Review of Shoot the Buffalo in The Oregonian

Every once in a while a novel comes along that is truly remarkable. “Shoot the Buffalo” by Seattle’s Matt Briggs is one of those.


‘Shoot the Buffalo’ is right on the mark
Sunday, November 06, 2005
KATIE SCHNEIDER
The Oregonian

Every once in a while a novel comes along that is truly remarkable. “Shoot the Buffalo” by Seattle’s Matt Briggs is one of those.

In the 1970s, mountain towns outside Seattle still belonged to loggers and hippies. There was room for run-down cars and run-down houses, perched on the edge of apple orchards, enduring endless rains.

Aldous Bohm lives in Snoqualmie, where the scent of pot smoke and mold and coffee mingle in the family kitchen. He is 9 years old when his uncle shows up fresh from Vietnam, crashing into the family with the force of a meteorite. Uncle Oliver climbs into the attic and stays there until Aldous’ younger sister Adrian finally manages to lure him out.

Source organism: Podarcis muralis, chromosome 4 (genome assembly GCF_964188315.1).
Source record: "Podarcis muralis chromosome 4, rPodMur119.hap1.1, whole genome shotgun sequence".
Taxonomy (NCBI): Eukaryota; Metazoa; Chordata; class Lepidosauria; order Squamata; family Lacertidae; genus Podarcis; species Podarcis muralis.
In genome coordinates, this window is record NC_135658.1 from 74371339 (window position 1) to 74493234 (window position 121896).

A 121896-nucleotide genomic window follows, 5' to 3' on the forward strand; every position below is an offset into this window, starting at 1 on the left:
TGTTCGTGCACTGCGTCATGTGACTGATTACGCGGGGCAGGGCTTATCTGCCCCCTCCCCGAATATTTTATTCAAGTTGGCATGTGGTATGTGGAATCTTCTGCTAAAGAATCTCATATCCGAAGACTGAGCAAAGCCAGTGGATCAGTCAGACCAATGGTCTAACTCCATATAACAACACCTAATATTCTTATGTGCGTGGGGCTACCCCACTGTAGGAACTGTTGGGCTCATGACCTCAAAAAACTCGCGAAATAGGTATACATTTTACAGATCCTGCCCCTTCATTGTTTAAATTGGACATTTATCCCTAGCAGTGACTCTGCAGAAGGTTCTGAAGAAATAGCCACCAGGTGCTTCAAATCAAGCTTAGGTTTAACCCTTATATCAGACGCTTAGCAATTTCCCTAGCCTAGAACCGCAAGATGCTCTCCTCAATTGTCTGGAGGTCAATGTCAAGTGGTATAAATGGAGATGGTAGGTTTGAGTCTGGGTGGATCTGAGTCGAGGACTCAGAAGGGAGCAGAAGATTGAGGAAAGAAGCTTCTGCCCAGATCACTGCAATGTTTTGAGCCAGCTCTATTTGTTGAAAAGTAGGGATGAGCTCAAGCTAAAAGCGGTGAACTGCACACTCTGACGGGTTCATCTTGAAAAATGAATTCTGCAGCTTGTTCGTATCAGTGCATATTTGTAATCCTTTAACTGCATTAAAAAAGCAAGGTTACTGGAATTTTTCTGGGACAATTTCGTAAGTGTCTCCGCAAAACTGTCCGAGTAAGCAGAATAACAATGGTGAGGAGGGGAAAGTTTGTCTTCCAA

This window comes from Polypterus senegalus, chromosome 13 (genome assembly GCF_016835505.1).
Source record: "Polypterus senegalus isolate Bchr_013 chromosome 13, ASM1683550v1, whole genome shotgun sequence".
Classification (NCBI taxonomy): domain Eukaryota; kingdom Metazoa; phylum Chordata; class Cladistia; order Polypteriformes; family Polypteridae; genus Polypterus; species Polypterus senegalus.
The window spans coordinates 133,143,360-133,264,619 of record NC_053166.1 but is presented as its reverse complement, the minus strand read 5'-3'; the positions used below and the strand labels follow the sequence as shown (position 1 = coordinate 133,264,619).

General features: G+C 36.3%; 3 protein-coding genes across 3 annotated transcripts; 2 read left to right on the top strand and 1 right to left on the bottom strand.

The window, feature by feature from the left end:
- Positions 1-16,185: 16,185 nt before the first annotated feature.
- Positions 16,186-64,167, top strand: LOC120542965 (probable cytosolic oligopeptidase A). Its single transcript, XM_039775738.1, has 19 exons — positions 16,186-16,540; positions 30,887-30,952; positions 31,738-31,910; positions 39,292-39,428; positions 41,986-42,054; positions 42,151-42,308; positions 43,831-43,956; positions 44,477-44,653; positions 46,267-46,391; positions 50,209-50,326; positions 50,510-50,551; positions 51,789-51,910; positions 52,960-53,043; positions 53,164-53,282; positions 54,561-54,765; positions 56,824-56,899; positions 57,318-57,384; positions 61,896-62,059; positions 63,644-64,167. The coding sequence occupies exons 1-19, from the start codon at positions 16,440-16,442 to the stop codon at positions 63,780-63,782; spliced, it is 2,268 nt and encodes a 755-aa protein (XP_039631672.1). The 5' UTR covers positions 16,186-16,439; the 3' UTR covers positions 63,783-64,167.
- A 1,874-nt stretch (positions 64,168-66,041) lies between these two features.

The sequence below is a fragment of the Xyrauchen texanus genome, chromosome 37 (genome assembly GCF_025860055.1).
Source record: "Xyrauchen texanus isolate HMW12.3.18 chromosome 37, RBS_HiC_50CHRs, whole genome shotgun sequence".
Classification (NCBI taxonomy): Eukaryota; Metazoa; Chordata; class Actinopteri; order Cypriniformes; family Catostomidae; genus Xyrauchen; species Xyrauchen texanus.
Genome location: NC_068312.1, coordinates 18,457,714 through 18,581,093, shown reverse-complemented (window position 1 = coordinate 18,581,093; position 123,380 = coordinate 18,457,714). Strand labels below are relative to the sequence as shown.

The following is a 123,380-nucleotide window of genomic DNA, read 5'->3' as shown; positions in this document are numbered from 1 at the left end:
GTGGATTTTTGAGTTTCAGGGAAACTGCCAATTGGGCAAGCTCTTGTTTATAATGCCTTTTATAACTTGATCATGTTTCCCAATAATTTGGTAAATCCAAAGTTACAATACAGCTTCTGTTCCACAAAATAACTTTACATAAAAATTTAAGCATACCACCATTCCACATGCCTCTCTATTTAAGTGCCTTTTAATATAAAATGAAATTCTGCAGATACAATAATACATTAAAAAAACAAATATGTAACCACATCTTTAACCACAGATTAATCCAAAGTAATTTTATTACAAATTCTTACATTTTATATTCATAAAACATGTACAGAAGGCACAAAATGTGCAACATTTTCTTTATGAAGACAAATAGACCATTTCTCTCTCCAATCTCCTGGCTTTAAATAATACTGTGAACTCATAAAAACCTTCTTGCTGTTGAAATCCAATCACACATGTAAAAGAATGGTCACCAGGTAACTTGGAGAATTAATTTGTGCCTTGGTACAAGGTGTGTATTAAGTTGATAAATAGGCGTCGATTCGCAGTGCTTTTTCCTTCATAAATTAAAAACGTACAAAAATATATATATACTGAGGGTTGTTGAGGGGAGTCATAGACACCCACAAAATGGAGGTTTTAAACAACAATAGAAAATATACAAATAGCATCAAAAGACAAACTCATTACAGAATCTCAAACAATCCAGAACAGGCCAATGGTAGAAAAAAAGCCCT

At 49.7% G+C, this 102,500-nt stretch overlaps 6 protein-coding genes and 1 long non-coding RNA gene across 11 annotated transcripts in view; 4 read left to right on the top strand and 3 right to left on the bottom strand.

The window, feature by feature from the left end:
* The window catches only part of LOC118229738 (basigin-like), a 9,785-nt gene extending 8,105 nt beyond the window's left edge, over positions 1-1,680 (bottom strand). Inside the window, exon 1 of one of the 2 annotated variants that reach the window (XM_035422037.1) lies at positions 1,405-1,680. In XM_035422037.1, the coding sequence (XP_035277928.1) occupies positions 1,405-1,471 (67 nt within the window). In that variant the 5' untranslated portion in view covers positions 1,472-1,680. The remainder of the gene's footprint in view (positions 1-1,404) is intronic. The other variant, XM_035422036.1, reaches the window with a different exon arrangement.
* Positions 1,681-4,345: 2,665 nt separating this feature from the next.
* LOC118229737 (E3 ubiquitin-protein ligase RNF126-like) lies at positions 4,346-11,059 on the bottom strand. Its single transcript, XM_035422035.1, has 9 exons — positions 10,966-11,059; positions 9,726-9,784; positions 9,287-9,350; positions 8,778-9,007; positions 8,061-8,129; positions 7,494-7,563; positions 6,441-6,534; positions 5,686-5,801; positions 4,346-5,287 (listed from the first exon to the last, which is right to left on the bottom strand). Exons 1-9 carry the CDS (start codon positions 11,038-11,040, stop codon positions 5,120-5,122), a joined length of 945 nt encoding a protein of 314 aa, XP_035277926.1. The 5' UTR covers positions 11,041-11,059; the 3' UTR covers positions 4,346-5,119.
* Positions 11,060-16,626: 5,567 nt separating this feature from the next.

Despite his age, Aldous is the adult of the story. His father and Uncle Oliver are the adolescents, erratic and petulant and mean. His mother isn’t strong enough to stand against either of them for long. Aldous knows he is supposed to take care of Adrian and Jake, his younger brother, but he is, after all, only 9. When the adults leave the children alone in the middle of the Hoh rain forest, Aldous panics. He forces Jake and Adrian to leave a dry cabin to look for their folks. The subsequent disaster isn’t his fault, but the memory haunts him for years.

After high school, Aldous joins the Army. He emerges from the rain and decay to find himself in the blinding sun of the South. On base, he begins to get his bearings, but can tell no one what his family was like or what happened back at home. His first intimate relationship forces him to decide how much he can reveal.

“Shoot the Buffalo” has a luminous quality. It is Salinger, set west of the Cascades. It is Ray Carver with longer sentences. Not since the emergence of Sherman Alexie has the Northwest produced such a unique narrative voice. Briggs can turn a cheap plastic lighter into a family heirloom, the search for Sasquatch into a child’s dream on par with Peter Pan. Briggs’ woods may be dark and deep, but there is never any doubt that Aldous will manage to hike out of them. Anyone who sees the world as Aldous does will not be lost forever.

Briggs, a Seattle resident, is the author of three story collections. “Shoot the Buffalo” is an award-worthy novel debut.

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